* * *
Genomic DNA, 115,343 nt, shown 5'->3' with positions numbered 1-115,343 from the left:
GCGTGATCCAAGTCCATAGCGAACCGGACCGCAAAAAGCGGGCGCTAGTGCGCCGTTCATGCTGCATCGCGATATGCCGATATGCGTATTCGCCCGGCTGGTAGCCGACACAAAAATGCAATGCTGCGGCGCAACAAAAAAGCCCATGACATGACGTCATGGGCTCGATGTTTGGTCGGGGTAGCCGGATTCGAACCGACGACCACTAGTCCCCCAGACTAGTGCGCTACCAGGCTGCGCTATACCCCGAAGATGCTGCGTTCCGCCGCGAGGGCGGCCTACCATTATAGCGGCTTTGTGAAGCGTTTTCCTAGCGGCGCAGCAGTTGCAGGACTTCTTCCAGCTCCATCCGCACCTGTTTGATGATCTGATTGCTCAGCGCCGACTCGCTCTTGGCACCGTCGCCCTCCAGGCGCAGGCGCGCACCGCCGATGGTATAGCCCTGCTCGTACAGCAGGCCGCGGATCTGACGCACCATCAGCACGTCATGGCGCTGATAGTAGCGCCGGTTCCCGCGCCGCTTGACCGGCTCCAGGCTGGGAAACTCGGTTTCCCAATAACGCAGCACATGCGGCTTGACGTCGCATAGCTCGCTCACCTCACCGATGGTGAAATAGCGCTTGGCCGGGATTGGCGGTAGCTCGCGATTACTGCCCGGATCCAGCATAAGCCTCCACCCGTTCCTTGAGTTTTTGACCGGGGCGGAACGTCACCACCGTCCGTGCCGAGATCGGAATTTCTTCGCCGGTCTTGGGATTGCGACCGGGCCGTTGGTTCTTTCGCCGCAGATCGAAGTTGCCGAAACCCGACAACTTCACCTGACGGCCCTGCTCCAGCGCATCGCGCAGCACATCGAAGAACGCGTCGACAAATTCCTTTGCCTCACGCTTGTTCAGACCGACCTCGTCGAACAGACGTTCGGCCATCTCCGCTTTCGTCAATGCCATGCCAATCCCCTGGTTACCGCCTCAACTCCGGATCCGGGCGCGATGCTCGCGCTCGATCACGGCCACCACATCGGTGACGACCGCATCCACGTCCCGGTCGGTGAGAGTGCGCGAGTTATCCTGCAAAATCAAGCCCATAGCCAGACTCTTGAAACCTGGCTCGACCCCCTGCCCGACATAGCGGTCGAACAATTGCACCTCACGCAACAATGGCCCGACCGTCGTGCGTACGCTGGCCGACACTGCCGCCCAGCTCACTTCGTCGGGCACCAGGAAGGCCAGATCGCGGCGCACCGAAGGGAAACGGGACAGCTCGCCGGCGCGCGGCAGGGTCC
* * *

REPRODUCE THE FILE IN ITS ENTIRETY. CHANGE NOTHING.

Genomic DNA, 115,343 nt, shown 5'->3' with positions numbered 1-115,343 from the left:
GCGTGATCCAAGTCCATAGCGAACCGGACCGCAAAAAGCGGGCGCTAGTGCGCCGTTCATGCTGCATCGCGATATGCCGATATGCGTATTCGCCCGGCTGGTAGCCGACACAAAAATGCAATGCTGCGGCGCAACAAAAAAGCCCATGACATGACGTCATGGGCTCGATGTTTGGTCGGGGTAGCCGGATTCGAACCGACGACCACTAGTCCCCCAGACTAGTGCGCTACCAGGCTGCGCTATACCCCGAAGATGCTGCGTTCCGCCGCGAGGGCGGCCTACCATTATAGCGGCTTTGTGAAGCGTTTTCCTAGCGGCGCAGCAGTTGCAGGACTTCTTCCAGCTCCATCCGCACCTGTTTGATGATCTGATTGCTCAGCGCCGACTCGCTCTTGGCACCGTCGCCCTCCAGGCGCAGGCGCGCACCGCCGATGGTATAGCCCTGCTCGTACAGCAGGCCGCGGATCTGACGCACCATCAGCACGTCATGGCGCTGATAGTAGCGCCGGTTCCCGCGCCGCTTGACCGGCTCCAGGCTGGGAAACTCGGTTTCCCAATAACGCAGCACATGCGGCTTGACGTCGCATAGCTCGCTCACCTCACCGATGGTGAAATAGCGCTTGGCCGGGATTGGCGGTAGCTCGCGATTACTGCCCGGATCCAGCATAAGCCTCCACCCGTTCCTTGAGTTTTTGACCGGGGCGGAACGTCACCACCGTCCGTGCCGAGATCGGAATTTCTTCGCCGGTCTTGGGATTGCGACCGGGCCGTTGGTTCTTTCGCCGCAGATCGAAGTTGCCGAAACCCGACAACTTCACCTGACGGCCCTGCTCCAGCGCATCGCGCAGCACATCGAAGAACGCGTCGACAAATTCCTTTGCCTCACGCTTGTTCAGACCGACCTCGTCGAACAGACGTTCGGCCATCTCCGCTTTCGTCAATGCCATGCCAATCCCCTGGTTACCGCCTCAACTCCGGATCCGGGCGCGATGCTCGCGCTCGATCACGGCCACCACATCGGTGACGACCGCATCCACGTCCCGGTCGGTGAGAGTGCGCGAGTTATCCTGCAAAATCAAGCCCATAGCCAGACTCTTGAAACCTGGCTCGACCCCCTGCCCGACATAGCGGTCGAACAATTGCACCTCACGCAACAATGGCCCGACCGTCGTGCGTACGCTGGCCGACACTGCCGCCCAGCTCACTTCGTCGGGCACCAGGAAGGCCAGATCGCGGCGCACCGAAGGGAAACGGGACAGCTCGCCGGCGCGCGGCAGGGTCC